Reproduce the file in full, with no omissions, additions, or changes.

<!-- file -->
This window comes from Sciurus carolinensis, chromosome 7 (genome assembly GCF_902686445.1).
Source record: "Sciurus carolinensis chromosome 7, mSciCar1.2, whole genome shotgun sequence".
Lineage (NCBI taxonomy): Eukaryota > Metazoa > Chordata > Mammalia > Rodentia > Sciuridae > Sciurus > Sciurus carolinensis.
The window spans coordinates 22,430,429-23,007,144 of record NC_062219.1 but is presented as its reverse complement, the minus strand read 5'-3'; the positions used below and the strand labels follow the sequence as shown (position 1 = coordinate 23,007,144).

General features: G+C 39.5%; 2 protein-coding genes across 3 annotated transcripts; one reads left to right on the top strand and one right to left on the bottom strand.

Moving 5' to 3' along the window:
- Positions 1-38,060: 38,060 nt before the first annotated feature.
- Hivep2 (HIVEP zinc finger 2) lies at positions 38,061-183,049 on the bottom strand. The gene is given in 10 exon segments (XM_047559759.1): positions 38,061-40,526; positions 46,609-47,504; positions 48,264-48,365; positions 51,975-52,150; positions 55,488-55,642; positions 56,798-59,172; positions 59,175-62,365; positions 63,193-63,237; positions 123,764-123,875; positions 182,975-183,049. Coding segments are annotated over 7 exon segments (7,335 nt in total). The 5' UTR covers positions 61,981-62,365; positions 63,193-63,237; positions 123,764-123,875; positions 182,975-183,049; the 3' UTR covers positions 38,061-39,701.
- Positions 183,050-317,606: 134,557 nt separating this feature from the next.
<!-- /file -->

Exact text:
This window comes from Sciurus carolinensis, chromosome 7 (genome assembly GCF_902686445.1).
Source record: "Sciurus carolinensis chromosome 7, mSciCar1.2, whole genome shotgun sequence".
Lineage (NCBI taxonomy): Eukaryota > Metazoa > Chordata > Mammalia > Rodentia > Sciuridae > Sciurus > Sciurus carolinensis.
The window spans coordinates 22,430,429-23,007,144 of record NC_062219.1 but is presented as its reverse complement, the minus strand read 5'-3'; the positions used below and the strand labels follow the sequence as shown (position 1 = coordinate 23,007,144).

General features: G+C 39.5%; 2 protein-coding genes across 3 annotated transcripts; one reads left to right on the top strand and one right to left on the bottom strand.

Moving 5' to 3' along the window:
- Positions 1-38,060: 38,060 nt before the first annotated feature.
- Hivep2 (HIVEP zinc finger 2) lies at positions 38,061-183,049 on the bottom strand. The gene is given in 10 exon segments (XM_047559759.1): positions 38,061-40,526; positions 46,609-47,504; positions 48,264-48,365; positions 51,975-52,150; positions 55,488-55,642; positions 56,798-59,172; positions 59,175-62,365; positions 63,193-63,237; positions 123,764-123,875; positions 182,975-183,049. Coding segments are annotated over 7 exon segments (7,335 nt in total). The 5' UTR covers positions 61,981-62,365; positions 63,193-63,237; positions 123,764-123,875; positions 182,975-183,049; the 3' UTR covers positions 38,061-39,701.
- Positions 183,050-317,606: 134,557 nt separating this feature from the next.